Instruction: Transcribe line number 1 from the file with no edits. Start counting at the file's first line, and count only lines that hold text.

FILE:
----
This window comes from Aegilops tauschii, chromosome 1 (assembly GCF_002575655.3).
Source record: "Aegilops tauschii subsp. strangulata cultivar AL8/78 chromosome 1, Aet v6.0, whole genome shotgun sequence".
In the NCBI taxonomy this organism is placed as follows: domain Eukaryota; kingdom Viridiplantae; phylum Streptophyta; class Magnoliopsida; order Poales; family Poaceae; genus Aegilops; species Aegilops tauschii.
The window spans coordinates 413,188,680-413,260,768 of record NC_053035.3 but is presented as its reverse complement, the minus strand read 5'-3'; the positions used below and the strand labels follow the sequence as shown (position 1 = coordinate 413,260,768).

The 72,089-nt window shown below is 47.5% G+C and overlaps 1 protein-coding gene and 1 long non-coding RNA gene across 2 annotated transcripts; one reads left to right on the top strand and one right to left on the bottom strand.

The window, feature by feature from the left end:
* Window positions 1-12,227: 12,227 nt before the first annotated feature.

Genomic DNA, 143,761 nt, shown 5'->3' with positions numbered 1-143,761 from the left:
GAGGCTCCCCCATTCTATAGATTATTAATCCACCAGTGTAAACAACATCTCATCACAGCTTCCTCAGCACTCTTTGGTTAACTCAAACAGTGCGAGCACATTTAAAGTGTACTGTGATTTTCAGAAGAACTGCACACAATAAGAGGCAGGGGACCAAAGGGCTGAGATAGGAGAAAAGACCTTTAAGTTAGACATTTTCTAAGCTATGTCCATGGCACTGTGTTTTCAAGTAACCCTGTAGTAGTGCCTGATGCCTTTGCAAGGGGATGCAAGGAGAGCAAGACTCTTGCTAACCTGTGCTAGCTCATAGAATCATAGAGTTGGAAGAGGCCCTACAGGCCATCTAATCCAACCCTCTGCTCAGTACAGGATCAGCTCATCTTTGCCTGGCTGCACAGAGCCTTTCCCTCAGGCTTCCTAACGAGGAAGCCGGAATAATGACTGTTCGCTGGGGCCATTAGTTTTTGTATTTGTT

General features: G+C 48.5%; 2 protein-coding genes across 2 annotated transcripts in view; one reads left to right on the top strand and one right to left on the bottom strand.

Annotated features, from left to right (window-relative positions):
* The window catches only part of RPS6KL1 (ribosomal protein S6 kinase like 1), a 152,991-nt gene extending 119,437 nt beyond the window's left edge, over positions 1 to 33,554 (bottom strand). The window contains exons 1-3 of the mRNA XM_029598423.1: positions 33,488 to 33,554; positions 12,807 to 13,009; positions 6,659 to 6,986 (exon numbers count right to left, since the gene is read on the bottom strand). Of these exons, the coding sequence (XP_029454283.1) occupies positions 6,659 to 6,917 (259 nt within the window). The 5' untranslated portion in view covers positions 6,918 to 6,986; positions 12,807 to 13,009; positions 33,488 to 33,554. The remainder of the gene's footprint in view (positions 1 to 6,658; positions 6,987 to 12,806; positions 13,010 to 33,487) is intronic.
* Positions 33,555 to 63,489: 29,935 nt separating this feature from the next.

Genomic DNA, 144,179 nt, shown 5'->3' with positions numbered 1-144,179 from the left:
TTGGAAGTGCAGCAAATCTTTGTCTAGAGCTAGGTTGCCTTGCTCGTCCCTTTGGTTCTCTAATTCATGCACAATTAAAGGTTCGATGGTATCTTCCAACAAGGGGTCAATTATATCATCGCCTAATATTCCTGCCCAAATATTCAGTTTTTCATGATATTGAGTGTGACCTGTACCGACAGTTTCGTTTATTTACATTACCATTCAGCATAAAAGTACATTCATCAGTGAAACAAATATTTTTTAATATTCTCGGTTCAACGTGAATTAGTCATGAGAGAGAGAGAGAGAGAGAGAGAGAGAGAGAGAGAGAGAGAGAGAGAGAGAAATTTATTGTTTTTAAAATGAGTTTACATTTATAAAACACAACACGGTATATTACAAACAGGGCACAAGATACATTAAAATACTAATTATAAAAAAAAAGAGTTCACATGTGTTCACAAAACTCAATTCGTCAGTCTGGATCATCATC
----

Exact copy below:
This window comes from Aegilops tauschii, chromosome 1 (assembly GCF_002575655.3).